The other trend that became apparent was overplaying to get over the screen and allowing the offensive player to attack away from the screen. This looks similar to ice coverage, something we will break down shortly, with one VERY important difference. The big in drop coverage is on the wrong side of the screen when this happens and is not in position to help.

*Note: Even more than my typical articles and video breakdowns, this analysis can be hard to visualize through words alone so it is highly encouraged to go ahead and watch the breakdown that goes along with the article.

Do not get it twisted though, the lack of execution does not rest solely with the guards. The Detroit Pistons bigs, mostly Isaiah Stewart and Jalen Duren through 15 games, have some blame to take as well.

Stewart, while usually active with his hands, tends to get off the driving line of the ball handler too quickly. This may be due to his size at 6-foot-8, less than elite vertical pop and hesitancy to get too far removed from the rolling big for fear of the lob pass.

The big, along with the gap defender (we will touch on this as well), want to work together to make it look like there is no driving lane for the on ball creator. When Stewart removes himself from that driving lane before the perimeter defender has recovered, it opens up a lane to the rim.

Duren, on the other hand, has some fundamentals to work out, which you would expect from a freshly minted 19-year-old. Far too often, the 6-foot-11 rookie gets his hips turned one way or the other with his back turned to the ball or the rolling big. This makes it almost impossible for him to play both while his teammate is trying to recover.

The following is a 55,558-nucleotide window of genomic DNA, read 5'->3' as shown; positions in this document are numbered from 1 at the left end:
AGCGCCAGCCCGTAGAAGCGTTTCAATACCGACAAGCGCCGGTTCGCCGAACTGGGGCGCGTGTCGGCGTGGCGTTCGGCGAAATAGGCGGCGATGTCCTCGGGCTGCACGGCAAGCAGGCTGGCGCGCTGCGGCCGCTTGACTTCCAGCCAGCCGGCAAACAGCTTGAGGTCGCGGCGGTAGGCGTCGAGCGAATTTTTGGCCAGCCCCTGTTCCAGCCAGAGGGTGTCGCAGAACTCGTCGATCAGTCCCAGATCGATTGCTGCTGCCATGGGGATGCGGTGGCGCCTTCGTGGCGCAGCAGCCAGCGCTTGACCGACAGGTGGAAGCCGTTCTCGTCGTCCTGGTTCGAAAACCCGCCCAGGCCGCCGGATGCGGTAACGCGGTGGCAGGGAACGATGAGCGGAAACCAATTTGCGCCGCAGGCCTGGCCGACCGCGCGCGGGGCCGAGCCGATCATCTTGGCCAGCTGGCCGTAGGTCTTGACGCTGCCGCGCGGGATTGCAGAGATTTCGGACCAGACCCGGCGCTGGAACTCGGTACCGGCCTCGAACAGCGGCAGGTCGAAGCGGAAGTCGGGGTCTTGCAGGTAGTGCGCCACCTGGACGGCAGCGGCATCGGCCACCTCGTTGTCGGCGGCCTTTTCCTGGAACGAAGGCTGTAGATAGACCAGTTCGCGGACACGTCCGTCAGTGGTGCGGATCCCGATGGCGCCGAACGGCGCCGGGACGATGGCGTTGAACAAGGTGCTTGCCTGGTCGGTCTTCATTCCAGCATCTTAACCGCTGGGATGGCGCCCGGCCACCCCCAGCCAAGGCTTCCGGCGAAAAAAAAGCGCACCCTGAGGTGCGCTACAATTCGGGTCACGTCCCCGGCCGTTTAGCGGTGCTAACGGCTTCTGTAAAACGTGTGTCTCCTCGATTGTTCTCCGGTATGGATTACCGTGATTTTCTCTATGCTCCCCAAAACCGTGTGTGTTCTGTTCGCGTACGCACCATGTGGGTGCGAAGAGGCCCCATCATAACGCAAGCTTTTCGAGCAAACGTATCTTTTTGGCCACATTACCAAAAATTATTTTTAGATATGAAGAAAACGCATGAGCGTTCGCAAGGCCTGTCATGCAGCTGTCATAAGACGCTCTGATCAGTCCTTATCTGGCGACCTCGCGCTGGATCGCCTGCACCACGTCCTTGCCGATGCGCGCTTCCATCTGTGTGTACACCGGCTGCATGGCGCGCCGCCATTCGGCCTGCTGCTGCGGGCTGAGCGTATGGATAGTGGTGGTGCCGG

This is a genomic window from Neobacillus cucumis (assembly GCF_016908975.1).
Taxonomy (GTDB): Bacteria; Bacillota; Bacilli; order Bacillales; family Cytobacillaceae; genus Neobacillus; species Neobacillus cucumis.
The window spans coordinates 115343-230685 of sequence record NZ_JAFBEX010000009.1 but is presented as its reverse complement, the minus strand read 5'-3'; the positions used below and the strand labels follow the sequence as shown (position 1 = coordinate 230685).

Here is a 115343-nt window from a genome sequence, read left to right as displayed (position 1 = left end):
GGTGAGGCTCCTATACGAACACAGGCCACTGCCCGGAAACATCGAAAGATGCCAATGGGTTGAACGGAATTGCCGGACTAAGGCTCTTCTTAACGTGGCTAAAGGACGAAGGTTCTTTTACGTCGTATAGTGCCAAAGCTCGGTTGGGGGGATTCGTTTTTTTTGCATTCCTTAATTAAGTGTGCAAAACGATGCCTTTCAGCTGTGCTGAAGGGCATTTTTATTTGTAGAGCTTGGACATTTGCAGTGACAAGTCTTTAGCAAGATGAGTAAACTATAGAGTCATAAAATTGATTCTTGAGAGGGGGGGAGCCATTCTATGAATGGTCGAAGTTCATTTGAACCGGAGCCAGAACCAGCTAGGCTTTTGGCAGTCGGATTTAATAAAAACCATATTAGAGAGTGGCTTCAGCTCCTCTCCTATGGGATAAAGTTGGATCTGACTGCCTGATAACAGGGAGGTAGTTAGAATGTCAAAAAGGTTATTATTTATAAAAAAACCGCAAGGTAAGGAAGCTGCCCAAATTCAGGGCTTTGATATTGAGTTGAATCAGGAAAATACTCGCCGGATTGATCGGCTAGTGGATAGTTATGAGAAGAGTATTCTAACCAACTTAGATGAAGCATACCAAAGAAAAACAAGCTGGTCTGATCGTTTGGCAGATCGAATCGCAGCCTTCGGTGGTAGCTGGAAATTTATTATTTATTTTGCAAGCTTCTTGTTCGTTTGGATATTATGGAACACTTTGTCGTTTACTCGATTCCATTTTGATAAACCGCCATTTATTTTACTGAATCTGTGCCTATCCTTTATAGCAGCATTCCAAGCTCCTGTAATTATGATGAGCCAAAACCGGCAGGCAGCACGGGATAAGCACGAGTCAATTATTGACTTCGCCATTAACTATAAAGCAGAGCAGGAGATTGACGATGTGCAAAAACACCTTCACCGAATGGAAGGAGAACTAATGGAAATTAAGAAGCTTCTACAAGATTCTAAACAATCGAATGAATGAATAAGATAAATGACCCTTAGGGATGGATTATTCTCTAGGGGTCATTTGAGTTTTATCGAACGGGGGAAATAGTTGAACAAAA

As alluded to earlier, drop does have many complexities to it and requires all five defenders to be involved to complete a successful possession. The gap defenders must help off, as far as possible depending on shooting capabilities of their man, to take away that driving lane as well. They, along with the big, must use body positioning and play a game of “cat and mouse” to make it look like there is no driving opportunity into the lane.

This also will put pressure on your weak side defense, especially your “low man.” Low man is your defender opposite the ball side that is guarding the offensive player closest to the baseline. He too must play a game of “cat and mouse” by “tagging” the rolling big but also being able to recover to his man in the corner.

There are times where he will have to fully commit to the rolling big and now the fifth defender, usually on the weak side wing, has to get involved with a rotation of their own. If either of the weak side defenders is not engaged or ready to do their job it could end up in a lob, open 3-pointer or offensive rebound.

Essentially, all five players are on a string working together to make for a successful possession.

Ice coverage is very similar to drop but is used when the offensive player is closer to the sideline. When this coverage is called you will see the on ball defender jump to the high side intentionally forcing the ball handler away from the screen.

The Pistons have struggled with this coverage as well for two main reasons, communication and overplaying on the high side. As mentioned earlier, if not communicated correctly the big is going to end up on the wrong side of the screen. When the on ball defender jumps too high it essentially opens up a wide open path into the lane for the ball handler.

Watching every one of these possessions in reverse chronological order it did stand out that a majority of the “good” possessions came early in the film study, correlating to the most recent games. That is a great sign that there has at least been some small improvements in this 15 game sample size. It will be intriguing to watch and see if there are again steps made over the next 15 games and if the coaching staff at any point grows frustrated and switches back to the soft switching scheme we saw at the end of last season.